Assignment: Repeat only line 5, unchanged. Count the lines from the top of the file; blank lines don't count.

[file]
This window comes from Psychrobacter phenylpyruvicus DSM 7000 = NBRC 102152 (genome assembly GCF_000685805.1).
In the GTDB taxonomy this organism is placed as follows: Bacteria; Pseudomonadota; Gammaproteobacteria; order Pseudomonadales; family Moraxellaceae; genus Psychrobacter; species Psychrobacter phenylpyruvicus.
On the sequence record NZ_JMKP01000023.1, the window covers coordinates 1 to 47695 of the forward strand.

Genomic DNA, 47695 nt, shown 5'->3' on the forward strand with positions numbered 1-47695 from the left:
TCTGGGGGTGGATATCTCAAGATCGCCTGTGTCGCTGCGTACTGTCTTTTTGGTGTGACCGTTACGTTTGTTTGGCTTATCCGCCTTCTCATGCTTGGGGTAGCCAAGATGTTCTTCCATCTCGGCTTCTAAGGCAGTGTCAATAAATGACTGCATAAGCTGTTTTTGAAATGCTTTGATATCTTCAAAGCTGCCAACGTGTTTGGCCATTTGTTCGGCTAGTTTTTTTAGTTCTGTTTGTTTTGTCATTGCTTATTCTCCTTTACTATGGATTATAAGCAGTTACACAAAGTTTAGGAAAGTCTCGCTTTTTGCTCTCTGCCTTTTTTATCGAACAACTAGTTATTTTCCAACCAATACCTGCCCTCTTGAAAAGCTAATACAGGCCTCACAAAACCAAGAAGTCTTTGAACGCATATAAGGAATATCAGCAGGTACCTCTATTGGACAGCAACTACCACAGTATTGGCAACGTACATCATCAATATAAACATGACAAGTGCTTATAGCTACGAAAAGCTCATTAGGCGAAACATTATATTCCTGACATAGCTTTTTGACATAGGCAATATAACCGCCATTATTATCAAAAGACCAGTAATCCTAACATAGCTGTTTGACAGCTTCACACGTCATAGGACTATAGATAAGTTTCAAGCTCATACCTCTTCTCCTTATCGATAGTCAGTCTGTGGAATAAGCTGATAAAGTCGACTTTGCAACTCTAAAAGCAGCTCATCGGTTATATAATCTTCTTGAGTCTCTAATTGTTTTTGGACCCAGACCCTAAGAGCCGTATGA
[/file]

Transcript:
TCTGGGGGTGGATATCTCAAGATCGCCTGTGTCGCTGCGTACTGTCTTTTTGGTGTGACCGTTACGTTTGTTTGGCTTATCCGCCTTCTCATGCTTGGGGTAGCCAAGATGTTCTTCCATCTCGGCTTCTAAGGCAGTGTCAATAAATGACTGCATAAGCTGTTTTTGAAATGCTTTGATATCTTCAAAGCTGCCAACGTGTTTGGCCATTTGTTCGGCTAGTTTTTTTAGTTCTGTTTGTTTTGTCATTGCTTATTCTCCTTTACTATGGATTATAAGCAGTTACACAAAGTTTAGGAAAGTCTCGCTTTTTGCTCTCTGCCTTTTTTATCGAACAACTAGTTATTTTCCAACCAATACCTGCCCTCTTGAAAAGCTAATACAGGCCTCACAAAACCAAGAAGTCTTTGAACGCATATAAGGAATATCAGCAGGTACCTCTATTGGACAGCAACTACCACAGTATTGGCAACGTACATCATCAATATAAACATGACAAGTGCTTATAGCTACGAAAAGCTCATTAGGCGAAACATTATATTCCTGACATAGCTTTTTGACATAGGCAATATAACCGCCATTATTATCAAAAGACCAGTAATCCTAACATAGCTGTTTGACAGCTTCACACGTCATAGGACTATAGATAAGTTTCAAGCTCATACCTCTTCTCCTTATCGATAGTCAGTCTGTGGAATAAGCTGATAAAGTCGACTTTGCAACTCTAAAAGCAGCTCATCGGTTATATAATCTTCTTGAGTCTCTAATTGTTTTTGGACCCAGACCCTAAGAGCCGTATGA